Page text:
Floods from Storm Ciara surround a building in the Lysekil, Sweden on 10 Feb. 2020. W. Carter/Wikimedia Commons

This Week Around the World

Feb. 9–12 Northwest Europe: Storm Ciara hit countries throughout Northwest Europe over a period of several days. The storm began in Ireland and spread to Scandinavia and Sweden by Feb. 10. The United Kingdom issued severe storm warnings for several days, expecting wind, ice and snow. London’s Gatwick Airport shut down on Feb. 12 as a result of the severe weather and canceled hundreds of flights. Scottish authorities advised people to tie down outdoor furniture. On the French island Corsica, officials recorded winds up to 137 miles per hour on Feb. 10. At least seven people were killed across Europe by Feb. 12 with several more missing, according to BBC.


Feb. 11 Kabul, Afghanistan: In the capital city’s first attack in months, a suicide bomber killed two civilians and four military personnel at a local military academy. An additional 12 people, including five civilians, were injured in the attack. “It was a big explosion that rocked our house,” local resident Samiullah told Al Jazeera. “We also heard gunfire afterward. Ambulances rushed to the area quickly.” No group has claimed responsibility, though Afghan officials suspect the Islamic State or the Taliban. The attack is considered a “crime against humanity,” according to Afghanistan’s President Ashraf Ghani. 


Feb. 11 Bay of Bengal, Bangladesh: A boat carrying over 100 Rohingya refugees, most of whom fled Myanmar during the ethnic cleansing of 2017, capsized due to overcrowding on Feb. 11, leaving at least 15 dead, including four children. The refugees were attempting to leave camps near Cox’s Bazar, Bangladesh for Malaysia. At least 40 refugees remain missing. “It was inhumane,” Bangladesh Coast Guard Official Hamidul Islam told Reuters. “The boat was carrying roughly 130 people while it had a capacity of 50 people.”


Feb. 13 El Progreso, Honduras: Senior leader of the Mara Salvatrucha crime group, Alexander Mendoza, also known as “El Porky,” escaped from authorities on his way to trial when at least 20 gunmen attacked the transport. Mendoza was arrested in Dec. 2015 and later sentenced to 20 years in prison for a variety of crimes, including the sale and distribution of drugs, money laundering and bribing police officers. Honduran President Juan Orlando Hernández announced an $80,000 reward for any individual who provided information leading to the re-arrest of Mendoza. “We are going to recapture this man and arrest those who helped him escape,” said Deputy Minister of Security Luis Suazo in a press conference, according to TeleSUR.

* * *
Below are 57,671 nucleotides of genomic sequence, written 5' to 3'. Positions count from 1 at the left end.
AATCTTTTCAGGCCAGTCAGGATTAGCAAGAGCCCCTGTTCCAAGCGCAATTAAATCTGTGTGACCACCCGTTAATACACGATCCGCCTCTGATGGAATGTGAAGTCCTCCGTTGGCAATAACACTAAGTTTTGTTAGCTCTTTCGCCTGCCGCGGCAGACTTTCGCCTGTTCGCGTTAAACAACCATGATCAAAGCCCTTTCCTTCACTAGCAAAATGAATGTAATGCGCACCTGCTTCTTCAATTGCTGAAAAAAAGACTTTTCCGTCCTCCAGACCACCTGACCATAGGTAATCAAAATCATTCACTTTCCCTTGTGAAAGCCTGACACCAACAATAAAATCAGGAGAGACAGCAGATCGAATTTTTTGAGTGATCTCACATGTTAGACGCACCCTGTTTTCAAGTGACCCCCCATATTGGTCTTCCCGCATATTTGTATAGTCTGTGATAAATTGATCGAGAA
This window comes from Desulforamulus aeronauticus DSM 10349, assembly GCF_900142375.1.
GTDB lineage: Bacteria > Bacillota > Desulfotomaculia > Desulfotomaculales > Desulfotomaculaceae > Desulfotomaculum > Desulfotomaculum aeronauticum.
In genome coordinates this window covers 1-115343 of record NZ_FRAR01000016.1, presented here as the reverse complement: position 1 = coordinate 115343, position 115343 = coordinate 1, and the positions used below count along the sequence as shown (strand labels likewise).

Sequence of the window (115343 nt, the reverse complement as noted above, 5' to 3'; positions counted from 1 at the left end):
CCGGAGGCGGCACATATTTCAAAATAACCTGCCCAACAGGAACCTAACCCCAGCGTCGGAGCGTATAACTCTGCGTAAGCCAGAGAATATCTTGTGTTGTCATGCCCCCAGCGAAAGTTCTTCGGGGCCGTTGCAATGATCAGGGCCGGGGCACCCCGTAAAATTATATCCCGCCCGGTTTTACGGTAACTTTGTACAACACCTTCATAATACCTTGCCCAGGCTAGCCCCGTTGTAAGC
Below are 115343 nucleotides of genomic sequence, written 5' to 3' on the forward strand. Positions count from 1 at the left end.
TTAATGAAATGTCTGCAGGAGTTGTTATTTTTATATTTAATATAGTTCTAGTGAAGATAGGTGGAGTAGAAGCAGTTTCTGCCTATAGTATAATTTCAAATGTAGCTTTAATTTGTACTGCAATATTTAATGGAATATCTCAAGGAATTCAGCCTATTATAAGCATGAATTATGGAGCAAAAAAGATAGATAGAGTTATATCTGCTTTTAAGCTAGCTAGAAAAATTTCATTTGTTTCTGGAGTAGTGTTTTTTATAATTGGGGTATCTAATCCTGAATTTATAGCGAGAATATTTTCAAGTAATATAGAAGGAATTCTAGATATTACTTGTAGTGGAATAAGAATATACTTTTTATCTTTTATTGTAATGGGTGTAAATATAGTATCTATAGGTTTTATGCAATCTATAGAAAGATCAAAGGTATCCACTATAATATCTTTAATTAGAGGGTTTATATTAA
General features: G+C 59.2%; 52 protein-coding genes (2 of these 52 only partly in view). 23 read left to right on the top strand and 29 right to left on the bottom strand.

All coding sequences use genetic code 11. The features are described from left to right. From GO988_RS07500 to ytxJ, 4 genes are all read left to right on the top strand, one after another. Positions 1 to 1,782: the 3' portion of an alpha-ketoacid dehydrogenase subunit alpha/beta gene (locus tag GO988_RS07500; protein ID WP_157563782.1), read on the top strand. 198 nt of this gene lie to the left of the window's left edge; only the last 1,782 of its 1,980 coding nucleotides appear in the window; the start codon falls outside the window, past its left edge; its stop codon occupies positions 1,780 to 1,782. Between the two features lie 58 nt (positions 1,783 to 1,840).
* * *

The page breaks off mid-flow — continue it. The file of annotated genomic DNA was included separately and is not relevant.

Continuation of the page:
Feb. 13 Paris, France: All members of the organizing board of the César Awards, which is considered the French equivalent of the Oscars, resigned two weeks before the award ceremony is set to occur on Feb. 28. The César Academy organizing board resigned due to an open letter published in the local Le Monde newspaper. According to The New York Times, the letter was signed by over 400 prominent French filmmakers and actors, and called the Academy “a vestige of an era that [they] would like to be over, that of an elitist and closed system.” The resignations follow amid controversy after the film “J’accuse,” directed by Roman Polanski, who pled guilty to rape of a minor in the United States and then fled to France to avoid procecution. The César Academy neglected to comment more than to say the resignation was an attempt to “regain serenity.”

Feb. 15 Karusi, Burundi: Over 6,000 bodies were found buried in six mass graves in the Karusi province along with thousands of bullets. The graves are the largest burial sites to be discovered since a government-run commission began a nationwide excavation in January 2020. Authorities identified several victims using items of clothing, glasses and rosaries that were found with the bodies. They believe the mass graves are the result of a 1972 attack against the Hutu ethnic group. Burundi has a history of violence that ranges from colonial occupation, civil wars and multiple massacres in recent decades. In 2014, the government set up a commission to map out mass graves throughout the country and has since identified 4,000 graves and over 140,000 victims killed between 1885–2008, according to Al Jazeera.